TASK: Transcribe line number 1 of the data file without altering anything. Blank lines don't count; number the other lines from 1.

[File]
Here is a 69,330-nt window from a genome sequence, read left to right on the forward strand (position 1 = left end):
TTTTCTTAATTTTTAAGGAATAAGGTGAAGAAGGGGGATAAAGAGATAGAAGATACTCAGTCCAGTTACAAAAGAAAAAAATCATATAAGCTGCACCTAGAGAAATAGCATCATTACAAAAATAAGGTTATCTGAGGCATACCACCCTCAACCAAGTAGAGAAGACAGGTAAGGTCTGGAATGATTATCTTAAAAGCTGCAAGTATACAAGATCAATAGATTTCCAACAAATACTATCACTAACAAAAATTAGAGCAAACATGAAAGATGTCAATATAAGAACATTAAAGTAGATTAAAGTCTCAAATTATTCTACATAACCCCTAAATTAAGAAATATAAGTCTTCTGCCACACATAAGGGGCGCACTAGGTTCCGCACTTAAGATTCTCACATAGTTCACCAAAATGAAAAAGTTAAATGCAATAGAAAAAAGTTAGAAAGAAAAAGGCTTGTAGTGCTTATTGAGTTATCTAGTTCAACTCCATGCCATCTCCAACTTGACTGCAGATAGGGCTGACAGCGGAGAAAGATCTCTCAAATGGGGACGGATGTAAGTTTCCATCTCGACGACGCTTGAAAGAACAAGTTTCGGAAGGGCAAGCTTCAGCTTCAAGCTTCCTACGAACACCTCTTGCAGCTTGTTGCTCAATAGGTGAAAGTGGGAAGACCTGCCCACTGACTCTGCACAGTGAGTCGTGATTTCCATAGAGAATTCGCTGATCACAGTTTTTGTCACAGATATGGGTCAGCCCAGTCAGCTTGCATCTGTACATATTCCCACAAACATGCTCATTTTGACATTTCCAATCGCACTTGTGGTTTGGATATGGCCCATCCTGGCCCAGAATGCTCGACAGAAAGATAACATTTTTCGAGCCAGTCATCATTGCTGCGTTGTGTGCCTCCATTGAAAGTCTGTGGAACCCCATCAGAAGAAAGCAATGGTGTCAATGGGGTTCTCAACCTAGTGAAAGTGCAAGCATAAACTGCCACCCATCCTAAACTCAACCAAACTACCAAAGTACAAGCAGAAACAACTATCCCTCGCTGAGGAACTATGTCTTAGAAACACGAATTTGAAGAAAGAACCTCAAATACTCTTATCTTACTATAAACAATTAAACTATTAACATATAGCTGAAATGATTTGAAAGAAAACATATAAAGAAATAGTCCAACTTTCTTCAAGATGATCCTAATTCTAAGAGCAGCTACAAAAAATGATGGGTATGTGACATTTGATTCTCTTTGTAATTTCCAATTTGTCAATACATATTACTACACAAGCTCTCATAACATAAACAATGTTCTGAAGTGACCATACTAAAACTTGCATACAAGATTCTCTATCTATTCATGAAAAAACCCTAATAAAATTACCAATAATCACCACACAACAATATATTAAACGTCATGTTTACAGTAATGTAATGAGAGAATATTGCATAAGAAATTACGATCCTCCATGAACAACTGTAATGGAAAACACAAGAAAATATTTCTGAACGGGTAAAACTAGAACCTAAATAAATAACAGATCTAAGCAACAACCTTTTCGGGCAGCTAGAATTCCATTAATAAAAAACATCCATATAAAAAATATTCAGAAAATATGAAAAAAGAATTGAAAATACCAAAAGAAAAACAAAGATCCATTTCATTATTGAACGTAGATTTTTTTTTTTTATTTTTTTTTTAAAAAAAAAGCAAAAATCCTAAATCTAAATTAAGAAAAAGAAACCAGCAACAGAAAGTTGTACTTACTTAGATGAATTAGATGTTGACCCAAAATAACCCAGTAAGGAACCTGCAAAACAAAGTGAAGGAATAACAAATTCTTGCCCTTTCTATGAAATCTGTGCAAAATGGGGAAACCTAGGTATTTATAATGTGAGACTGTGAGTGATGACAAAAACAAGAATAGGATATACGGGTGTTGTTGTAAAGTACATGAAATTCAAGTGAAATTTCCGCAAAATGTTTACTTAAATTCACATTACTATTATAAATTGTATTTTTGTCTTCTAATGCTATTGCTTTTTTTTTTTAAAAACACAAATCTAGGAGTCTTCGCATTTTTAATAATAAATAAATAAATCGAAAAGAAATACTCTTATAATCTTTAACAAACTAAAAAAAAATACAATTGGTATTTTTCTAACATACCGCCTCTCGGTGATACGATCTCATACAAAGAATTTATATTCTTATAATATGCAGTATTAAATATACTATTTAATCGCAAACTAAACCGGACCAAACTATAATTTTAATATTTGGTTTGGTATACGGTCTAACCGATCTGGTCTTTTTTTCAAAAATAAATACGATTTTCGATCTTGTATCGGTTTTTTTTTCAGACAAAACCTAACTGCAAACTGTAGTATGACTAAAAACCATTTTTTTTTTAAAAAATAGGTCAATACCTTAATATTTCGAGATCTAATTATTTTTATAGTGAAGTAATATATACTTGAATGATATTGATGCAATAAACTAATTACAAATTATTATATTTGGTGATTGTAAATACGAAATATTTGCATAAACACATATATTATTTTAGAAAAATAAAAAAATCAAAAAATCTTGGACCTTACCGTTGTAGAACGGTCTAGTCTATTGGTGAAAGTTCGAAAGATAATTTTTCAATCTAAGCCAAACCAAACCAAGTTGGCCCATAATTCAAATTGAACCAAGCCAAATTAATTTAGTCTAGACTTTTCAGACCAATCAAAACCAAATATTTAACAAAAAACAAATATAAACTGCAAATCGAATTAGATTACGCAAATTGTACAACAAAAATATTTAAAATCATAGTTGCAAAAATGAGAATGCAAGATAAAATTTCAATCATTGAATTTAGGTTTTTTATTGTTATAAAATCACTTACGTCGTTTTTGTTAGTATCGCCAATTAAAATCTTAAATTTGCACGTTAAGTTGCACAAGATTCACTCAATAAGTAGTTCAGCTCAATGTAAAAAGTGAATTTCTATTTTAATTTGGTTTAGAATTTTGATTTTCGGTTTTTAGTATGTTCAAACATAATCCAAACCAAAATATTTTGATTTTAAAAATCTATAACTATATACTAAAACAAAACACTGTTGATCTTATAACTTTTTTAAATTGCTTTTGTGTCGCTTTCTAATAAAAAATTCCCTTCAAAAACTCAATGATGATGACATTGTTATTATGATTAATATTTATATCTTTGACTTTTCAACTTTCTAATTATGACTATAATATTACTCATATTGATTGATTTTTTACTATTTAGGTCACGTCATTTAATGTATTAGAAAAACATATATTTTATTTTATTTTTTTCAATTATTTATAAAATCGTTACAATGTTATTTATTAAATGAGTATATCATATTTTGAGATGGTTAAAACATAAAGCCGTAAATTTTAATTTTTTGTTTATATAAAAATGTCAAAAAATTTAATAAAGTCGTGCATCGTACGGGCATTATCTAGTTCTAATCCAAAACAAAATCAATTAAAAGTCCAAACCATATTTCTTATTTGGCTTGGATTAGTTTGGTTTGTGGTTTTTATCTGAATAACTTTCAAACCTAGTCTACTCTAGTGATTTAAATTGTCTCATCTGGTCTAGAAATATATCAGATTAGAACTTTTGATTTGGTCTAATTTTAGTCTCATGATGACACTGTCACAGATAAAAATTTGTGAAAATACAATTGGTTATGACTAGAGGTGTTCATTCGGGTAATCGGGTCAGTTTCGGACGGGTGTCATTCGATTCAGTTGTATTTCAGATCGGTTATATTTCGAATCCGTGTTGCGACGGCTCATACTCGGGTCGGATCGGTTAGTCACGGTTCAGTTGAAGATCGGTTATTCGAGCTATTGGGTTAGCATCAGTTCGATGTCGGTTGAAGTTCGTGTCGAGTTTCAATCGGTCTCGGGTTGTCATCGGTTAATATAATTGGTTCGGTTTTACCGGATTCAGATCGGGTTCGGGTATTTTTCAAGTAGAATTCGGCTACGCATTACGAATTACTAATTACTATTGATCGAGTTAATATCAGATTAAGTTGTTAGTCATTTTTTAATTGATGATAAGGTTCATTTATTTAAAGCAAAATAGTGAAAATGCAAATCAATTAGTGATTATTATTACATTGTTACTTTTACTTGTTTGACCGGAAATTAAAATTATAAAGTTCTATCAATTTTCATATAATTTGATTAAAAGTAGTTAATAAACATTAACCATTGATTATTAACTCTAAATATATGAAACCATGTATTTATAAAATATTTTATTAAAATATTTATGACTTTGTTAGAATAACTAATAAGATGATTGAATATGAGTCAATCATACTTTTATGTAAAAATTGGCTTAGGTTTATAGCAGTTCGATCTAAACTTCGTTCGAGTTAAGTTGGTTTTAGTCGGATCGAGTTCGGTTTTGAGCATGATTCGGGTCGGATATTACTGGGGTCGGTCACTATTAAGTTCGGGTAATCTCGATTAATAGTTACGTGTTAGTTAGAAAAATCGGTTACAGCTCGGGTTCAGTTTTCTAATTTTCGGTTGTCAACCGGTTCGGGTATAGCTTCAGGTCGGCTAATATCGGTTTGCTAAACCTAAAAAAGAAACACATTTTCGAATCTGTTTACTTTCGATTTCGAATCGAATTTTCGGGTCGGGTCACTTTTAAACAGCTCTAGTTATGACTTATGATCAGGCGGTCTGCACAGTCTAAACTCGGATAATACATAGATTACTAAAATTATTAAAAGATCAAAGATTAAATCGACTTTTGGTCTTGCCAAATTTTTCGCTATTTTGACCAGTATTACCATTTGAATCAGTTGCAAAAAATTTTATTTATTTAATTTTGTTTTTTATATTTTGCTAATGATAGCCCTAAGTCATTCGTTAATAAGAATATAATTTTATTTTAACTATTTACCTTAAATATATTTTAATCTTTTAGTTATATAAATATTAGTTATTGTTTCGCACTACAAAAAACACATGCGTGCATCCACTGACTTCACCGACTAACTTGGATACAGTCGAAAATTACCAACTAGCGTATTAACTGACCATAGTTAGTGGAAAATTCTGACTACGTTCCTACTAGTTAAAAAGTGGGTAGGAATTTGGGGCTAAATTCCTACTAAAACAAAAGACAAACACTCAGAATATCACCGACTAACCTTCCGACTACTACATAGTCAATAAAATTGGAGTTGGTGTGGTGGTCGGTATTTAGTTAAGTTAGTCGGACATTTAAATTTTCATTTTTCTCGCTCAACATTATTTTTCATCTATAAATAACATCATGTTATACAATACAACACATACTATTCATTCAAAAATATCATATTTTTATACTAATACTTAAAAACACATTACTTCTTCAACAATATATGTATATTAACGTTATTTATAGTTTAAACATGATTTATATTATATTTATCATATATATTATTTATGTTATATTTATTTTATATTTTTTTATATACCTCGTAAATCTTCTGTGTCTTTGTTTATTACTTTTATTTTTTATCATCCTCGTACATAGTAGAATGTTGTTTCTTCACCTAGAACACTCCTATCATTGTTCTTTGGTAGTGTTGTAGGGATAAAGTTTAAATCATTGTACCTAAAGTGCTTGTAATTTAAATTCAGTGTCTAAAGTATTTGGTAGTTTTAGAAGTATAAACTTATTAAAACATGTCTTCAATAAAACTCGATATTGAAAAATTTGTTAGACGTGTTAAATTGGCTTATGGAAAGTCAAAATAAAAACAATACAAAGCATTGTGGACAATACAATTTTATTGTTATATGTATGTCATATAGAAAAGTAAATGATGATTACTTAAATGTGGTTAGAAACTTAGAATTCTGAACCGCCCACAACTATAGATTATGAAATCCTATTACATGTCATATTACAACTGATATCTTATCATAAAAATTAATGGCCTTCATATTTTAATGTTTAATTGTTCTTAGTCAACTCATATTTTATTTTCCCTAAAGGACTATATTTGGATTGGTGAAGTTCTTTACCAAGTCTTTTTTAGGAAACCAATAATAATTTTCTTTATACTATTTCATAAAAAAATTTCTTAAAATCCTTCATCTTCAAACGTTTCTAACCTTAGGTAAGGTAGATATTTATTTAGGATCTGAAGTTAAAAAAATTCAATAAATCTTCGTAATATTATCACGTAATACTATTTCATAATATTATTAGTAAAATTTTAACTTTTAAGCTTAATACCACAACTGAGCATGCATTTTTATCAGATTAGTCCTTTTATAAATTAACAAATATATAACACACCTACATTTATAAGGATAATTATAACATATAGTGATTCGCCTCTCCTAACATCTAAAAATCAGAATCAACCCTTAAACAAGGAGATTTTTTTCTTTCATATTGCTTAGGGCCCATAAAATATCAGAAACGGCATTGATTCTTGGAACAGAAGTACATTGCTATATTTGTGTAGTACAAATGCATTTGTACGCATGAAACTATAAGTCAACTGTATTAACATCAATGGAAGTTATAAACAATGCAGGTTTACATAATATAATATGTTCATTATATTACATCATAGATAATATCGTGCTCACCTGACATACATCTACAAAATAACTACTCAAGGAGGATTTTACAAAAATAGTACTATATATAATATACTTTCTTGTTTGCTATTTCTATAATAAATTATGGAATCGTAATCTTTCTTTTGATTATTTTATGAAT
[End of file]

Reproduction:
Here is a 69,330-nt window from a genome sequence, read left to right on the forward strand (position 1 = left end):